NEW YORK, June 16 ― Global stocks rallied and government bond yields and the dollar retreated from multi-year highs yesterday as investors cheered the Federal Reserve's decision to raise interest rates by three-fourths of a percentage point, the biggest increase since 1994.

Investors seemed relieved that the US central bank had met the market's expectations that it will act aggressively to tame surging inflation, and appeared for now to be comfortable with the Fed's projection that the economy is likely to slow in the next two years.

Minutes after the rate hike that was widely predicted by the market, stocks had initially pared gains as investors worried about the prospect of tighter monetary policy tipping the economy into a recession.

But by late afternoon in New York, investors had cast aside growth concerns, and instead took the view that the economy was better off in the long run if the Fed succeeded in reining in prices now.

The Dow Jones Industrial Average ended the session by jumping 1 per cent. The S&P 500 leapt 1.46 per cent, and the Nasdaq Composite climbed 2.5 per cent.

The buoyancy was reflected in global equities. MSCI's gauge of stocks across the globe also zoomed up 1.10 per cent, after hitting its lowest in about 1-1/2 years earlier this week.

“Today's move by the Fed to progress faster to neutral will be applauded in the long run by the economy, business decision-makers and ultimately by markets,” said Rick Rieder, the chief investment officer of global fixed income and the head of the global allocation investment team at Blackrock.

The market's relief that the Fed had delivered what it expected extended to Treasuries.

The yield on benchmark 10-year Treasuries pulled back to 3.291 per cent, down from an 11-year peak of 3.498 per cent struck on Tuesday. The yield on two-year Treasuries also slipped to 3.2096 per cent, well under Tuesday's high 3.456 per cent, a level last seen in 2007.

At a news conference following the rate rise, Fed Chair Jerome Powell said that either a 50- or 75-basis-point rate increase at its next policy meeting in July seemed most likely, and that the economy is strong enough to handle tighter policy.

“Whether or not we can escape this without a recession is coming into question,” said Ellen Hazen, chief market strategist at F.L.Putnam Investment Management in Massachusetts.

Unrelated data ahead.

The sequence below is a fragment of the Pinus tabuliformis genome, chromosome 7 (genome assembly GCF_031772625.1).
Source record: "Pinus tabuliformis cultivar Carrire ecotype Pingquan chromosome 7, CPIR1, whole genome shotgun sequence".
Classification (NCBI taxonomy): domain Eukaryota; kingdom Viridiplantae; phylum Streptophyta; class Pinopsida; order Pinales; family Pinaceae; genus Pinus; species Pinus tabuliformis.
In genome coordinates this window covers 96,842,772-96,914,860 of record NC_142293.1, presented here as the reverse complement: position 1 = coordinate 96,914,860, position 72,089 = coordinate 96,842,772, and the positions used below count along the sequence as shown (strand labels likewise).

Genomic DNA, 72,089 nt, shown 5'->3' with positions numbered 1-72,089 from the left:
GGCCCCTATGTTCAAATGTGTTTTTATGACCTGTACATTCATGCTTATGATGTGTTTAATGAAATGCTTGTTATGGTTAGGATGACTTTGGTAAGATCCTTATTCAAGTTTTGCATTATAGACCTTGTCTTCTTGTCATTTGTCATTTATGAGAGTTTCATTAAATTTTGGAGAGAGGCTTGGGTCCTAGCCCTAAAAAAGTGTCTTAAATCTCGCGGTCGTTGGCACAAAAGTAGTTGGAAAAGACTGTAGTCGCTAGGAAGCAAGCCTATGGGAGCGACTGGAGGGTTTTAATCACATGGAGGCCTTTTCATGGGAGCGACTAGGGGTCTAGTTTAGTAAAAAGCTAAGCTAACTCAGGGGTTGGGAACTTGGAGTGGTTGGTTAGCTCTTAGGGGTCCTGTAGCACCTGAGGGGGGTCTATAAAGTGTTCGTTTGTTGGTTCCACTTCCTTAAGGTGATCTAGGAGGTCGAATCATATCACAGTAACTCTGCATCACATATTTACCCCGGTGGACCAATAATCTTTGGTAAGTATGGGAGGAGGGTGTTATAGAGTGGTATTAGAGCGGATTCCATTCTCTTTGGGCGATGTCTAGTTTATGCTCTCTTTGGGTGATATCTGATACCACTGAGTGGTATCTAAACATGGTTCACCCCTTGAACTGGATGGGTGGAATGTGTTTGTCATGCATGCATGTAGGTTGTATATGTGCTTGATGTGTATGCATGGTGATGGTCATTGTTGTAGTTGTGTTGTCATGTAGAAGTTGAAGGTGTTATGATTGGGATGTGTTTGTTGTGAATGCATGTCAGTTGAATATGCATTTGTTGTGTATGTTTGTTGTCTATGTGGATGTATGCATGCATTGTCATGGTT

“The runway for them to have a soft landing just got shorter and narrower, meaning that they are anticipating higher inflation, they are anticipating higher unemployment, they are anticipating lower GDP (gross domestic product),” Hazen said.

ECB surprise

Worries about rising borrowing costs and global inflation have hammered financial markets all year.

World stocks are down over 20 per cent, bond markets have been routed and fears that drastic Fed action could tip the world into a recession means the Fed's moves later will be crucial for traders.

But global stocks and bonds had rallied yesterday before the Fed meeting, buoyed by a surprise announcement from the European Central Bank (ECB) that it will work to avoid a debt crisis due to rising borrowing costs by supporting high-debt member states, and devising a new tool to manage the risks.

Though some investors thought the ECB's proposed measures were not bold enough, European shares jumped, and government bond yields in countries such as Italy, Spain and Portugal ― which will benefit from the ECB's plans ― pulled back.

Italy's 10-year bond yield, which stands to benefit the most from the ECB's plans, was last down at 3.91 per cent, above its session low of 3.799 per cent. Spanish and Portuguese 10-year yields also came off their day's lows but were still sharply down on the day.

Given many US borrowing rates are linked to yields, financial conditions have already tightened markedly there even before the Fed hikes.

ECB chief Christine Lagarde tried to talk down expectations yesterday about how much the European central bank should do to avert a debt crisis, arguing that the ECB's job is to tame inflation, not help budgets.

“We cannot surrender to fiscal dominance,” Lagarde said at a forum in London. “Neither can we surrender to finance dominance; we have to deliver on our mandate.”

With yesterday's Fed rate rise already priced in by the market, the dollar index took a breather after charging to a 20-year high of 105.79 earlier in the day. By early evening, it was down 0.40 per cent. That helped the euro to trim initial losses to stand flat at US$1.04205 (RM4.59).

Gold, which has taken a hammering from inflation and a sky-high dollar, rose as a softer dollar and a pull-back in Treasury yields gave it some reprieve. It jumped as much as 1.4 per cent to US$1,830.31 an ounce in the wake of the US rate rise.

Oil was an outlier, and prices fell as investors worried that the Fed's aggressive tightening could dent demand.

Oil prices stumbled after the Organisation of the Petroleum Exporting Countries (Opec) stuck to its forecast that world oil demand will exceed pre-pandemic levels in 2022.

Brent crude futures for August settled down US$2.66, or 2.2 per cent, at US$118.51 a barrel, having fallen as low as US$117.75.

US West Texas Intermediate crude for July settled down US$3.62, or 3.04 per cent, at US$115.31 a barrel, after dropping to a low of US$114.60. ― Reuters